3. Other logos took a different approach. Michael Kors, for instance, is set in all uppercase letters, like Vogue, but in a simple, bold sans serif typeface. In this particular issue of Vogue, Michael Kors Wonderlust is showcased in one section. The word "Wonderlust" is slightly smaller than Michael Kors, but it is also set in a slightly less bold version of the same typeface. If you look closely, you see that the designer of the logo also spread out (letterspaced) the word "Wonderlust," in contrast to the more tightly spaced letters in the Michael Kors part of the logo. The difference is interesting, but it is not so dramatic that it impedes readability (i.e., enough to be obvious but not so much space as to break the word "Wonderlust" into a handful of separate letters). The letters still read as one understandable word.
4. I also found a logo for Nikos Koulis that incorporated a drawing, a name, and a tagline into a single mark. The overall look of the logo is light and dramatic. The words "Nikos Koulis" are set in a thin sans serif typeface in all caps. Like the other logos, for me this reflects a serious, stately nature. There is slightly more letterspacing in the two words of the name than in some of the other logos. This gives the look a lighter, more airy feel. The tagline in this case is the word "Jewels," which is set in a smaller size in an italic version of a serif typeface. The contrast between the sans serif logo and the more conservative serif type of the tagline creates a sense of intrigue, perhaps a balance between opposites. And the logomark above the two centered lines of type is a thin vertical line with a few other angled lines attached to a single point near the top of the vertical line. If you look closely, you see that the entire mark makes the letters "N" and "K" (for Nikos Koulis). The model in the photo over which this logo has been superimposed has a long, pendulous earring, and this echos the long, thin nature of the Nikos Koulis logomark.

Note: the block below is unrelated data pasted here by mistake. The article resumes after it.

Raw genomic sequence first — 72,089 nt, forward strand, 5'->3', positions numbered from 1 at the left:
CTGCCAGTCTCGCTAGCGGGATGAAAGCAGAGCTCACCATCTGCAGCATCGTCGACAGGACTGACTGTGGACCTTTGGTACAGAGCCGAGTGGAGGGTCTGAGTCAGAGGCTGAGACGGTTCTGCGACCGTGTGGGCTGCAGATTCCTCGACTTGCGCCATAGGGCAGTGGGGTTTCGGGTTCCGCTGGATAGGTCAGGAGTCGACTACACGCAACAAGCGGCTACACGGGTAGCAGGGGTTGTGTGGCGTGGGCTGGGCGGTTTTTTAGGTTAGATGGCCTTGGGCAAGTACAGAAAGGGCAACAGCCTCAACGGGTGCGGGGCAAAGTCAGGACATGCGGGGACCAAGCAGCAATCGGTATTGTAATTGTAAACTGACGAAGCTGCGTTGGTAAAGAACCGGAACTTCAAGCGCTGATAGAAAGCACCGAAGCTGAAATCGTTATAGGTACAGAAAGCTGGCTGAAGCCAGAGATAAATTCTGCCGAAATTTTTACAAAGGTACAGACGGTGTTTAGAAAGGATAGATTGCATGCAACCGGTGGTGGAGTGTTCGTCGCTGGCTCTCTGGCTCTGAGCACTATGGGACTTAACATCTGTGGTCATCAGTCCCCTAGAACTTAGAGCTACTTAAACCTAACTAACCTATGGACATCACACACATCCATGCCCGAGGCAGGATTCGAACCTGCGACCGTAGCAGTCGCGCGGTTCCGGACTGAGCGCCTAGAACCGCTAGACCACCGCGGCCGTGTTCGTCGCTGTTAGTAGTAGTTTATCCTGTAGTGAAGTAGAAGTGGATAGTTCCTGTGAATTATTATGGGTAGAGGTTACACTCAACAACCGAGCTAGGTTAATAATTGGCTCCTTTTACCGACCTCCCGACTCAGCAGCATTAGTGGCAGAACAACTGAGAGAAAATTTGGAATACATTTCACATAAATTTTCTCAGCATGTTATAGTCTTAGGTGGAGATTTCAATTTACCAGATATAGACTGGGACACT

What We Can Learn from This Case Study
Information or data is not the same as knowledge, and knowledge is not the same as wisdom. So what can we do with the information gleaned from careful study of other people’s logos, and how can we incorporate this into knowledge, and then make the shift into the wisdom needed to apply this information towards creating something new?
Here are some thoughts:
1. Think about typefaces. Consider the appropriateness of Old Style, Transitional, or Modern faces. (Look these up on Google, and study the differences.)
2. Think about the nuances of type design (the curves and serifs of the letterforms as well as the contrast between thick strokes and thin strokes).
3. Consider the spacing of the letterforms: tight vs. loose.
4. Consider the use of capital letters, lowercase letters, and small caps.
5. Consider the contrast between roman, bold, and italic treatment of typefaces.
6. Look for the nuances of the various weights of type within a single type family (light, demi-bold, bold, and heavy).
7. Consider the use of regular vs. condensed type. (Condensed type can be enlarged to take up more vertical space, perhaps creating a more majestic look.)
8. Consider the use of thin rule lines above and below words in the logo. Can you use these for emphasis or to group visual information?
9. Consider the size, placement, and treatment of any logo mark (whatever is not type). Perhaps a symmetrical, classical look is what you want, with everything centered under a focal logo mark. Or, maybe your logo mark should be on the left, followed by the type.
10. Try everything at different sizes. Remember that the same logo needs to be immediately understandable on a business card and (potentially) on a large sign.
11. Above all else, remember that this is a process. It will take time, and ideally it will grow organically as you see ways to improve the logo and as colleagues and clients express their preferences and suggestions.
[Steven Waxman is a printing consultant. He teaches corporations how to save money buying printing, brokers printing services, and teaches prepress techniques. Steven has been in the printing industry for thirty-three years working as a writer, editor, print buyer, photographer, graphic designer, art director, and production manager.]